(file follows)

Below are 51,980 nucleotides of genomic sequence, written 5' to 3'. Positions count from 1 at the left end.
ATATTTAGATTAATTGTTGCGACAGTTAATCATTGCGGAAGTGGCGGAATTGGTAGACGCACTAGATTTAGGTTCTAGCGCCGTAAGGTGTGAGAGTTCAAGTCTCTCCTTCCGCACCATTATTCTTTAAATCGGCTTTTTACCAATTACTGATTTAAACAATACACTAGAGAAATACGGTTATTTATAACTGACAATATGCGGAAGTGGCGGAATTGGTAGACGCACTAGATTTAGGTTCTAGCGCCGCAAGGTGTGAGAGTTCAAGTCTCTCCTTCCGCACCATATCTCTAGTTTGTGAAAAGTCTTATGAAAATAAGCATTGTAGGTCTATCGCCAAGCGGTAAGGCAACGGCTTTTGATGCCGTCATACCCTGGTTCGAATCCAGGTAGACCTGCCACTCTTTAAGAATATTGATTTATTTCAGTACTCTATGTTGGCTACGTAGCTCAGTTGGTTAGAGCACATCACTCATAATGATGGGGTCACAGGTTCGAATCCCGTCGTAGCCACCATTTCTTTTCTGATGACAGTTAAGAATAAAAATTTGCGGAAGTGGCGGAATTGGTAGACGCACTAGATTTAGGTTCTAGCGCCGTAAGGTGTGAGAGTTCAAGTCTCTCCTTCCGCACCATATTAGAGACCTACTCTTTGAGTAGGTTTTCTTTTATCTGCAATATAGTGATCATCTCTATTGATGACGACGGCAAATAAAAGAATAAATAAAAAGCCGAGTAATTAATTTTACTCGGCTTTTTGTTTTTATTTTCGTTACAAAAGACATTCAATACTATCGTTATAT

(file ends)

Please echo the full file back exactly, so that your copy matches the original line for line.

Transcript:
Below are 51,980 nucleotides of genomic sequence, written 5' to 3'. Positions count from 1 at the left end.
ATATTTAGATTAATTGTTGCGACAGTTAATCATTGCGGAAGTGGCGGAATTGGTAGACGCACTAGATTTAGGTTCTAGCGCCGTAAGGTGTGAGAGTTCAAGTCTCTCCTTCCGCACCATTATTCTTTAAATCGGCTTTTTACCAATTACTGATTTAAACAATACACTAGAGAAATACGGTTATTTATAACTGACAATATGCGGAAGTGGCGGAATTGGTAGACGCACTAGATTTAGGTTCTAGCGCCGCAAGGTGTGAGAGTTCAAGTCTCTCCTTCCGCACCATATCTCTAGTTTGTGAAAAGTCTTATGAAAATAAGCATTGTAGGTCTATCGCCAAGCGGTAAGGCAACGGCTTTTGATGCCGTCATACCCTGGTTCGAATCCAGGTAGACCTGCCACTCTTTAAGAATATTGATTTATTTCAGTACTCTATGTTGGCTACGTAGCTCAGTTGGTTAGAGCACATCACTCATAATGATGGGGTCACAGGTTCGAATCCCGTCGTAGCCACCATTTCTTTTCTGATGACAGTTAAGAATAAAAATTTGCGGAAGTGGCGGAATTGGTAGACGCACTAGATTTAGGTTCTAGCGCCGTAAGGTGTGAGAGTTCAAGTCTCTCCTTCCGCACCATATTAGAGACCTACTCTTTGAGTAGGTTTTCTTTTATCTGCAATATAGTGATCATCTCTATTGATGACGACGGCAAATAAAAGAATAAATAAAAAGCCGAGTAATTAATTTTACTCGGCTTTTTGTTTTTATTTTCGTTACAAAAGACATTCAATACTATCGTTATAT